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Illustrated above are a series of rather detailed renderings of various bark textures. These drawings were included to encourage you to make close-up studies of tree barks. Such studies can be done in any sort of media, such as pencil, charcoal, watercolors, oils, pastels, acrylics, etc. It really doesn’t matter as long as you start to understand the differences in the types of barks and textures. Likewise, individual sketches of leaves should he made, to help one become familiar with the character of trees. The study of tree anatomy is very helpful toward the ultimate execution of convincing landscapes. It is great to keep a drawing journal to draw different things that you see during the day…and if you do this you will learn how to draw a lot quicker. This is also very helpful for drawing different types of trees, barks, leaves, foliage, landscapes, etc.
TREES (RENDERING TECHNIQUES) :
Obviously when executing a tree, we do not try to render every leaf. Foliage should he suggested in relationship to its direction of growth and in a technique which seems best to us to interpret its character and texture. Observe that the elm has a shape similar to that of an umbrella. To construct it, first draw the skeleton. Proceed then to block in the general shapes of the various foliage masses. Foliage should be executed in scalloped, irregular lines as illustrated in the lower panel. These wavy lines should pivot at different directions. The light strokes of the foliage were executed originally with a crow-quill pen. A Gillott’s No. 170 pen was used for the heavy or shadow strokes.
The technique of the background in the illustration has been handled lighter in value than that of the foreground. Such procedure gives depth to our pictures and is an example of aerial perspective. This is not to be confused with linear or circular perspective, which was studied in our first chapter on Basic Art. Note that the bark texture of the tree was not handled realistically. However, it represents an interesting technique for use in pen-and-ink work.
There are many techniques in the handling of trees. These will vary depending upon the character of the tree, the media used. and the artist’s individual style. The above illustration was originally drawn twice the size that you see it reproduced here, on smooth (plate finish) Strathmore illustration board. The tree was first sketched and then inked with a crow-quill, Gillott’s No. 170 pen, and a No. 1 red sable brush.
The weeping or Babylon willow is marked by its slender and delicate leaves. its upright trunk and long, drooping, graceful branches. It is one of the most universally painted of all trees, and has been a favorite for artists since early times. Since the period of the Psalmist and during the time of Napoleon, the tree has been linked with instances of grief. From these associations. it has received its name–the weeping willow.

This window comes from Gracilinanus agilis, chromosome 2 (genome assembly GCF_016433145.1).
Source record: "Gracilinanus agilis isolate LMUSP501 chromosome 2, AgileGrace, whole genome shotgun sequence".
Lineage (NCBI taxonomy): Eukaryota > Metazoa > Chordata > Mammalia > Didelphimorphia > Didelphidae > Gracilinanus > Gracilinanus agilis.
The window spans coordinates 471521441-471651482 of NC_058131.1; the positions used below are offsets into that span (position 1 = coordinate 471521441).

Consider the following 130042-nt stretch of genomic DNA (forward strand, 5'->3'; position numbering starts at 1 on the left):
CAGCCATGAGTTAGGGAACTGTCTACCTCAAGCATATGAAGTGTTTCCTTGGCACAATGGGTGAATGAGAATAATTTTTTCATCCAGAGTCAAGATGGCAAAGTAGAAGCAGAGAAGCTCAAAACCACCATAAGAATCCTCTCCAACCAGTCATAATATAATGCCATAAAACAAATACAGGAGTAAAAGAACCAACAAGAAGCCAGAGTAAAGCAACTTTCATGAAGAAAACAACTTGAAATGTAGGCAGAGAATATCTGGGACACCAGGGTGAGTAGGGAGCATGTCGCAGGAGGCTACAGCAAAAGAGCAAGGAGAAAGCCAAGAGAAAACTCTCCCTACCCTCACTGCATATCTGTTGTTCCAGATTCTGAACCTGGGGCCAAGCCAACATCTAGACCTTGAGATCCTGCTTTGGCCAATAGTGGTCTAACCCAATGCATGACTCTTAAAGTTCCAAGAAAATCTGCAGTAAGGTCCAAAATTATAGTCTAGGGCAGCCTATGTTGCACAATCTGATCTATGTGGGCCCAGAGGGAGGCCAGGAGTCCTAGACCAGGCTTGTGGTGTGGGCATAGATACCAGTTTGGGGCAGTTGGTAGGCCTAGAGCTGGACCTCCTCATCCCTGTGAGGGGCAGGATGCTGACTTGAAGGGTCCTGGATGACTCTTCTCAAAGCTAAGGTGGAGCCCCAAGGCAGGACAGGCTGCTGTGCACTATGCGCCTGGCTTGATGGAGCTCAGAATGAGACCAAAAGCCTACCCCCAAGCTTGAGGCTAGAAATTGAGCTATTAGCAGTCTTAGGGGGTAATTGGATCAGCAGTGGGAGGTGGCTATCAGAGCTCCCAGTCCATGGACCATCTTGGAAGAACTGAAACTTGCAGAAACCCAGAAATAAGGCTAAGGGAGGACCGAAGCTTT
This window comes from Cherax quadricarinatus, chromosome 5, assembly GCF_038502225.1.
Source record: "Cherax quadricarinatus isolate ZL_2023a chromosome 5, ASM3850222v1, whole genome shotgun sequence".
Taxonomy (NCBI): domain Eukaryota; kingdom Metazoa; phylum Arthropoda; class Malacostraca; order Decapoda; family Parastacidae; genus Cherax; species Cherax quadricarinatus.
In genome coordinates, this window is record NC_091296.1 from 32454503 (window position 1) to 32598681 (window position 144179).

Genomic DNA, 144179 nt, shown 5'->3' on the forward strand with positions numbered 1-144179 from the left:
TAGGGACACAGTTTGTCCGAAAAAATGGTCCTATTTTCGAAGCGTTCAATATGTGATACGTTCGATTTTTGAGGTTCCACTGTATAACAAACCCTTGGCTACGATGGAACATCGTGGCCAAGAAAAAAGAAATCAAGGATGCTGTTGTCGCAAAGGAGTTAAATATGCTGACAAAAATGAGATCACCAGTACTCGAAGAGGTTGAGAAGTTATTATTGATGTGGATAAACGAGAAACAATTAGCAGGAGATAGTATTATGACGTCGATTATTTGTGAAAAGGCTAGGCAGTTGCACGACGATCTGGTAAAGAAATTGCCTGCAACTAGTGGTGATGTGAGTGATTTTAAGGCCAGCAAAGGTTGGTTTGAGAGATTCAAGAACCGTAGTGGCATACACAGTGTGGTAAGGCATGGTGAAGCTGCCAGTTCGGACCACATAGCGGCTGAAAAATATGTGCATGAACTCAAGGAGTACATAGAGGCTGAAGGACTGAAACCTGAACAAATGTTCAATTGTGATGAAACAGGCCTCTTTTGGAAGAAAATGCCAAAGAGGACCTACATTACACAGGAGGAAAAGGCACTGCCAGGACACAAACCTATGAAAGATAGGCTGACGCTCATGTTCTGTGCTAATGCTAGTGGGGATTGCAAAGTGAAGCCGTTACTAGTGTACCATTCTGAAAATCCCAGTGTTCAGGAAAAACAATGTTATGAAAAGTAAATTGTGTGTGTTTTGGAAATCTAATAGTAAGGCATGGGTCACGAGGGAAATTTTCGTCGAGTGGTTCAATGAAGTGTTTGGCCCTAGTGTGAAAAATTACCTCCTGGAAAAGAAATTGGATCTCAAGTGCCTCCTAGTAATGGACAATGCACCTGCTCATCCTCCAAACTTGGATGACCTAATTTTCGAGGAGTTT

However, the important factors to remember in the execution of a tree are—to repeat—character, texture, and lighting. Technique and medium are purely personal matters, relative to the artist’s preference.
This is a technical term which literally means ” the study of trees.” The line of demarcation between a tree and a shrub is at times difficult to define. However, a tree is usually thought of as being at least twenty feet or more in height, at maturity having a single trunk. and its branches starting not less than several feet from the ground. Conversely, shrubs are shorter. have low spreading stems, and are bushy in appearance. The serious painter of landscapes should acquaint himself with tree
habits, geographical distribution of different species. Etc.
Illustrated above is a transverse section of a mature tree trunk. There are basically two types of tree stems or trunks, the endogenous which infers that the wood is made up of separate fiber threads scattered throughout the whole diameter of the stem. Secondly, the exogenous stern, defined as wood which is collected as to form a layer surrounding a central column of pith and encompassed by bark.
In Fig. A is shown the leaf scars of a twig. These result from leaves which have fallen from a twig. In Fig. B are shown leaf buds. Buds are either scaly or naked. Fig. C illustrates an example of a simple leaf type. There are 16 common varieties of leaf shapes.
FOLIAGE, SHRUBBERY AND GRASS:
To draw a bush, first rough out its contour. Next determine its light source (in the bush illustrated above, the lighting is from the left). Then block out its tone values into simple planes. This procedure will enable you more easily to render the contour of the bush into values of lights and darks. Foliage is executed, relative to its lightness and darkness, within these planes. The techniques used in handling shrubbery are quite similar to those of tree foliage.
In pen-and-ink technique, grass is usually suggested by short, verticle strokes of varying lengths. In more modern art, we often see grass texture suggested by means of short, horizontal strokes. When grass is long and weedy, it should be expressed with action, by strokes at varying angles.
Illustrated at the right is a watercolor executed on a vellum finish, 2-ply Strathmore paper. The technique is loosely handled and was executed with ivory black, thinned with water. A piece of art rendered in tones of grays. is termed a wash drawing.
Concluding this section on trees, foliage, etc., I should add that seasons and weather conditions, of course, will greatly affect your subjects. Trees in a windstorm or rendered with snow on them, become very challenging subjects.
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